to Medication Treatment
Doreen M. Matsui Children's Hospital of Western Ontario, Canada
Modern research resulting in efficacious drug therapy has improved the outlook for many children with acute or chronic illness. However, for these children to benefit from the available treatments, they must actually take or be given their medication. In recent years, the extent of noncompliance has become increasingly recognized, and efforts have been undertaken to better measure compliance and develop strategies to improve it. Noncompliance, however, is not a new problem, as illustrated by Hippocrates' advice to physicians to "keep watch also on the fault of patients which often make them lie about the taking of things prescribed" ( Tebbi, 1993).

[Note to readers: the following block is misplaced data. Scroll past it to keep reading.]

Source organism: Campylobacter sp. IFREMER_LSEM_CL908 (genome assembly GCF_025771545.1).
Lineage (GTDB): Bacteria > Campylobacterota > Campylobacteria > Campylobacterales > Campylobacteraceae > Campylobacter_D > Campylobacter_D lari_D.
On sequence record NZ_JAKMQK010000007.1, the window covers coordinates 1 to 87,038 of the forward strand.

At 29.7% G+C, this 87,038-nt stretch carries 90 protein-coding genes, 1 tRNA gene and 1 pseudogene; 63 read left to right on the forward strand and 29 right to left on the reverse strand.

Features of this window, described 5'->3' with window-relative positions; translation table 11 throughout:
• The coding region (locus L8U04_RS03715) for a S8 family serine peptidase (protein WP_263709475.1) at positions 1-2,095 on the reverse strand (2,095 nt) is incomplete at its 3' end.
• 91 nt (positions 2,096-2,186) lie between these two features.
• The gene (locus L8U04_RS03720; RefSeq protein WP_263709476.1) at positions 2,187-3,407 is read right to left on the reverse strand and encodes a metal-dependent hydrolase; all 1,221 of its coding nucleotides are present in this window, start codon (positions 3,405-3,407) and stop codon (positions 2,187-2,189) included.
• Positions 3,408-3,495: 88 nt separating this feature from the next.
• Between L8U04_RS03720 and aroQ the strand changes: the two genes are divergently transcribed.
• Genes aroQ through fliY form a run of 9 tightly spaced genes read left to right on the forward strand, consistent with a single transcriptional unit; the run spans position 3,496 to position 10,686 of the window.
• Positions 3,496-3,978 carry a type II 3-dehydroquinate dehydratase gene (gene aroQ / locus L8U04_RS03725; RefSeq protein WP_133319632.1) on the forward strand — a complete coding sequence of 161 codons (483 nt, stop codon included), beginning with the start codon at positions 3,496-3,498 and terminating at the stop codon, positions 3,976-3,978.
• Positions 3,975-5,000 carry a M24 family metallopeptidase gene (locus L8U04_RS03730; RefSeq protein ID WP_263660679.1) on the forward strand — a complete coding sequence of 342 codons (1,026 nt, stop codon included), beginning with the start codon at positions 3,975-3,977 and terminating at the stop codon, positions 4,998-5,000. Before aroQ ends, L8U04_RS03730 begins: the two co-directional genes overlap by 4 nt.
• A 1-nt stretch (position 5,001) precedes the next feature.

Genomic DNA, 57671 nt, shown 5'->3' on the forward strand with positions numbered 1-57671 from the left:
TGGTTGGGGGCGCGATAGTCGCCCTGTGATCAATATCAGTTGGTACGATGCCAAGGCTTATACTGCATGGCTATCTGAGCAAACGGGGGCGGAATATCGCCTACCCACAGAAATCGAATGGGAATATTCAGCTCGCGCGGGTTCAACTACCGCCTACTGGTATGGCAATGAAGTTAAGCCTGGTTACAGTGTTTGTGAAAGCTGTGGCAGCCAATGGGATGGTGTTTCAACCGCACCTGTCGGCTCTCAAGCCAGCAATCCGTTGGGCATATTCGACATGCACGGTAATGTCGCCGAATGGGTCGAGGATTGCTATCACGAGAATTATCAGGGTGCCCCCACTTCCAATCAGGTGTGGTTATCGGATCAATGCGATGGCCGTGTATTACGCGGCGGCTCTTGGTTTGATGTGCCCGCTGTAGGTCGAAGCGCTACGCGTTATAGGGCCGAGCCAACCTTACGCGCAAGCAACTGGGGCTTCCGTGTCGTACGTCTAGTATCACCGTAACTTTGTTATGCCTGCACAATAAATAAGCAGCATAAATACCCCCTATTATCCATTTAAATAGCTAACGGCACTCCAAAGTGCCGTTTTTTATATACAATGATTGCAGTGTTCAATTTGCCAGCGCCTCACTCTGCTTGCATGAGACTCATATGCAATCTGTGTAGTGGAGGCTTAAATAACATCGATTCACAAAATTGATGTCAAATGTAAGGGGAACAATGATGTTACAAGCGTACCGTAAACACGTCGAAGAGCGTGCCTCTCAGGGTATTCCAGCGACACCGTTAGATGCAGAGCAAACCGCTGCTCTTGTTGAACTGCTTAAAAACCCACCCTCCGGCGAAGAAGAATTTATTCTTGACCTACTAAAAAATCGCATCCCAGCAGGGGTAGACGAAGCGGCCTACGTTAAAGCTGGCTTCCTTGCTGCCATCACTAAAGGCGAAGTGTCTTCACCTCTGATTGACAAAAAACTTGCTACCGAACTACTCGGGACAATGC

Drug compliance is of particular concern with chronic medical conditions because therapy is often long term and, at times, lifelong. Asymptomatic patients may be required to take medication to prevent later complications without any immediate benefits noted. Both of these factors may make it more difficult for children to continually adhere to their treatment regimens. It is generally agreed that compliance with drug therapy for acute diseases is better than for chronic diseases ( Rapoff & Barnard, 1991).
Evaluation of drug compliance in pediatrics is unique: Whether a younger child receives his or her prescribed medication is determined not only by the patient, but also by the parent--who is often responsible for giving the medication. There may be varying degrees of involvement of the parent in the case of the older child or adolescent. Administration of medication to a child is not always a simple matter because the child, often unaware of the purpose of the medication, may be reluctant to take